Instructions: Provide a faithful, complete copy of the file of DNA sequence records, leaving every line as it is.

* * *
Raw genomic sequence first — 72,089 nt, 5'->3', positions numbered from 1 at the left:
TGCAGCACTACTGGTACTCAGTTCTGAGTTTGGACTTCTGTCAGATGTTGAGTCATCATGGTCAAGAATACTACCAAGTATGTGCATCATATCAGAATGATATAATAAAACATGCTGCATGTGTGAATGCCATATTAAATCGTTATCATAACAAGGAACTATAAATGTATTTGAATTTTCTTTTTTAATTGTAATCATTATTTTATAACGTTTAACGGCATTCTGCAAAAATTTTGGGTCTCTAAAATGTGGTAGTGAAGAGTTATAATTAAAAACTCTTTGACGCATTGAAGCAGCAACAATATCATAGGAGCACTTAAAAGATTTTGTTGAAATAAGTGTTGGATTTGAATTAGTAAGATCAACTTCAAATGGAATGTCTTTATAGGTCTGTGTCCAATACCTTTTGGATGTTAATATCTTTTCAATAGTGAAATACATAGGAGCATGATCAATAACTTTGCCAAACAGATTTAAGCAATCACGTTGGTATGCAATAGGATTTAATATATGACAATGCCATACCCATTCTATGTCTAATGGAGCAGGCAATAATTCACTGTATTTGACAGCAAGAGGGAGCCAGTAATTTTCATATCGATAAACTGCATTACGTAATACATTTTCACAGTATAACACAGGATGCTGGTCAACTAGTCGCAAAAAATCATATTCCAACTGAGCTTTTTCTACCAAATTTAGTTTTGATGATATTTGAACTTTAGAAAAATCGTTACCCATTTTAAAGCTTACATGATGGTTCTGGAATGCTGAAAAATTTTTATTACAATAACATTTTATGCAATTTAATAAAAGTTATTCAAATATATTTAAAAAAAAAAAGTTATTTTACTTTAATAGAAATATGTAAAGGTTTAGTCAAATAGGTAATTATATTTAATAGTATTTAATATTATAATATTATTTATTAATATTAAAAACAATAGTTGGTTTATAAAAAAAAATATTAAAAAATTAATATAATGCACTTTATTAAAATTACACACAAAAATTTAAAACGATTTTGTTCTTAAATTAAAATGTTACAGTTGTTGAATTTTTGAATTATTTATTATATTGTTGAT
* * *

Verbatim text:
Raw genomic sequence first — 72,089 nt, 5'->3', positions numbered from 1 at the left:
TGCAGCACTACTGGTACTCAGTTCTGAGTTTGGACTTCTGTCAGATGTTGAGTCATCATGGTCAAGAATACTACCAAGTATGTGCATCATATCAGAATGATATAATAAAACATGCTGCATGTGTGAATGCCATATTAAATCGTTATCATAACAAGGAACTATAAATGTATTTGAATTTTCTTTTTTAATTGTAATCATTATTTTATAACGTTTAACGGCATTCTGCAAAAATTTTGGGTCTCTAAAATGTGGTAGTGAAGAGTTATAATTAAAAACTCTTTGACGCATTGAAGCAGCAACAATATCATAGGAGCACTTAAAAGATTTTGTTGAAATAAGTGTTGGATTTGAATTAGTAAGATCAACTTCAAATGGAATGTCTTTATAGGTCTGTGTCCAATACCTTTTGGATGTTAATATCTTTTCAATAGTGAAATACATAGGAGCATGATCAATAACTTTGCCAAACAGATTTAAGCAATCACGTTGGTATGCAATAGGATTTAATATATGACAATGCCATACCCATTCTATGTCTAATGGAGCAGGCAATAATTCACTGTATTTGACAGCAAGAGGGAGCCAGTAATTTTCATATCGATAAACTGCATTACGTAATACATTTTCACAGTATAACACAGGATGCTGGTCAACTAGTCGCAAAAAATCATATTCCAACTGAGCTTTTTCTACCAAATTTAGTTTTGATGATATTTGAACTTTAGAAAAATCGTTACCCATTTTAAAGCTTACATGATGGTTCTGGAATGCTGAAAAATTTTTATTACAATAACATTTTATGCAATTTAATAAAAGTTATTCAAATATATTTAAAAAAAAAAAGTTATTTTACTTTAATAGAAATATGTAAAGGTTTAGTCAAATAGGTAATTATATTTAATAGTATTTAATATTATAATATTATTTATTAATATTAAAAACAATAGTTGGTTTATAAAAAAAAATATTAAAAAATTAATATAATGCACTTTATTAAAATTACACACAAAAATTTAAAACGATTTTGTTCTTAAATTAAAATGTTACAGTTGTTGAATTTTTGAATTATTTATTATATTGTTGAT